Amid the ongoing pandemic, many people have struggled with mental health issues. Across the world, it has been reported widely that there has been a mental health crisis in a span of a few months, what with people having to stay locked up in their homes, anxious about the ongoing health crisis.
Now, a recent study has revealed that Indians, in particular, are grappling with multiple forms of mental health issues that have risen exponentially post the coronavirus outbreak. Conducted by Lybrate — which is one of India’s largest health and wellness platforms — the study states that there has been over 180 per cent rise in online patient consultations around mental health conditions on the platform. Lybrate has witnessed over 225 per cent jump in online consultations by females and 150 per cent by males.
The highest jump has been witnessed in the city of Mumbai (205 per cent), followed by Delhi (180 per cent), Pune (170 per cent), Ahmedabad (155 per cent), Chennai (142 per cent), Bangalore (115 per cent), Kolkata (109 per cent) and Hyderabad (102 per cent). The platform said that it came up with the insights post analysis of data gathered between March 1 and June 20, 2020.
Other cities which have found a place in the list include Indore (141 per cent), Lucknow (135 per cent), Kochi (127 per cent), Patna (122 per cent), Bhopal (104 per cent), Bhubaneshwar (98 per cent) and Chandigarh (97 per cent). In terms of age, the jump has been highest in the 25-45 age group. People in the 45-60 age bracket were next to have asked the majority of queries on the platform.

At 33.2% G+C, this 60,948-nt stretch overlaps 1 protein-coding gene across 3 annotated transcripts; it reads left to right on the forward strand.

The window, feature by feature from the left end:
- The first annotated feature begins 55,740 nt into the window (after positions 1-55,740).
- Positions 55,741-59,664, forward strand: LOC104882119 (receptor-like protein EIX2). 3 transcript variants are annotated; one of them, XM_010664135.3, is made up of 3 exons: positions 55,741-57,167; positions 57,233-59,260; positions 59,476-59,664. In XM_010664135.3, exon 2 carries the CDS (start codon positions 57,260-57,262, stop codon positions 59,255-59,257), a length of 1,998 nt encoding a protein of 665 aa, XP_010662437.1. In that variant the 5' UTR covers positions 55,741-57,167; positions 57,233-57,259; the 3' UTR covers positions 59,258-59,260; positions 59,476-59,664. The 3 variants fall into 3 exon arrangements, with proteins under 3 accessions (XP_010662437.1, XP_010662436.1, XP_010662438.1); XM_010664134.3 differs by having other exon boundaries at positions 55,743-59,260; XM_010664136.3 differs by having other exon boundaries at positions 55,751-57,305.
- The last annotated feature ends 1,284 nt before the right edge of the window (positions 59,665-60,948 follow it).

“Mental health became a point of concern for a majority of Indians after COVID-19. We noticed on our platform that even specialists who did not deal with the subject were being consulted about mental health issues. Given the demanding situation, we provided a basic session to doctors; psychologists on our platform trained them on how to better counsel those seeking help regarding mental health problems. As the questions asked were mostly generic in nature, we thought it would come handy for those doctors who want to help out during the crisis,” Saurabh Arora, Founder & CEO of Lybrate said.
The report stated that the queries mainly revolved around stress, isolation, claustrophobia, being unproductive, anger, irritation, loneliness, mood swings, not being able to cope with family members around, rifts between spouses, coping mechanisms, uncertainty and helplessness, along with a substantial rise in queries from working people about job losses and related stress, fear and worry on resuming offices at a time when COVID-19 cases are rising in the country, among others.
The World Health Organisation, meanwhile, has called upon countries in the South-East Asia Region to pay greater attention to mental health and suicide prevention.
“Hitting lives and livelihoods, the pandemic is causing fear, anxiety, depression and stress among people. Social distancing, isolation and coping with perpetually-evolving and changing information about the virus has both triggered and aggravated existing and pre-existing mental health conditions which need urgent attention,” Dr Poonam Khetrapal Singh, Regional Director, WHO South-East Asia Region has said, adding that early identification of mental health conditions, recognition of suicidal behaviours and appropriate management through a multi-sectoral approach is important.
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